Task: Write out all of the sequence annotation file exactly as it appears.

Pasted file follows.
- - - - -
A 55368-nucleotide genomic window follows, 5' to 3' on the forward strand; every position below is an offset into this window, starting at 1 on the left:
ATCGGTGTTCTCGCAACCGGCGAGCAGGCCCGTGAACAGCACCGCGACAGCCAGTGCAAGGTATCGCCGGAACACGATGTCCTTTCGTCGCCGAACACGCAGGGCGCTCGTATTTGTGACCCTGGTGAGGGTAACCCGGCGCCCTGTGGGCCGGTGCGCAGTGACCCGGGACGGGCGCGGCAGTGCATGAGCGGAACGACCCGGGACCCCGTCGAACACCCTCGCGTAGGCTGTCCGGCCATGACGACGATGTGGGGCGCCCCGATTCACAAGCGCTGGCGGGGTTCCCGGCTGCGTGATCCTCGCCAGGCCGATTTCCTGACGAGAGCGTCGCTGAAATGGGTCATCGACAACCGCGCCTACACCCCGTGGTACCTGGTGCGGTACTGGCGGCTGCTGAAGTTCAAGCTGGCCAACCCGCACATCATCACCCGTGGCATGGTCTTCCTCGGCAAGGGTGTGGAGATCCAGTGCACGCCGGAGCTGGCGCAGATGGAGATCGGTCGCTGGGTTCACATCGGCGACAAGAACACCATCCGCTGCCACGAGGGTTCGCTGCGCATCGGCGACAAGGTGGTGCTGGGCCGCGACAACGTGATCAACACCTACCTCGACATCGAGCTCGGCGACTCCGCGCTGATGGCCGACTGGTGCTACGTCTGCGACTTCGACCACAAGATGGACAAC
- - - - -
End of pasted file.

A 55368-nucleotide genomic window follows, 5' to 3' on the forward strand; every position below is an offset into this window, starting at 1 on the left:
ATCGGTGTTCTCGCAACCGGCGAGCAGGCCCGTGAACAGCACCGCGACAGCCAGTGCAAGGTATCGCCGGAACACGATGTCCTTTCGTCGCCGAACACGCAGGGCGCTCGTATTTGTGACCCTGGTGAGGGTAACCCGGCGCCCTGTGGGCCGGTGCGCAGTGACCCGGGACGGGCGCGGCAGTGCATGAGCGGAACGACCCGGGACCCCGTCGAACACCCTCGCGTAGGCTGTCCGGCCATGACGACGATGTGGGGCGCCCCGATTCACAAGCGCTGGCGGGGTTCCCGGCTGCGTGATCCTCGCCAGGCCGATTTCCTGACGAGAGCGTCGCTGAAATGGGTCATCGACAACCGCGCCTACACCCCGTGGTACCTGGTGCGGTACTGGCGGCTGCTGAAGTTCAAGCTGGCCAACCCGCACATCATCACCCGTGGCATGGTCTTCCTCGGCAAGGGTGTGGAGATCCAGTGCACGCCGGAGCTGGCGCAGATGGAGATCGGTCGCTGGGTTCACATCGGCGACAAGAACACCATCCGCTGCCACGAGGGTTCGCTGCGCATCGGCGACAAGGTGGTGCTGGGCCGCGACAACGTGATCAACACCTACCTCGACATCGAGCTCGGCGACTCCGCGCTGATGGCCGACTGGTGCTACGTCTGCGACTTCGACCACAAGATGGACAAC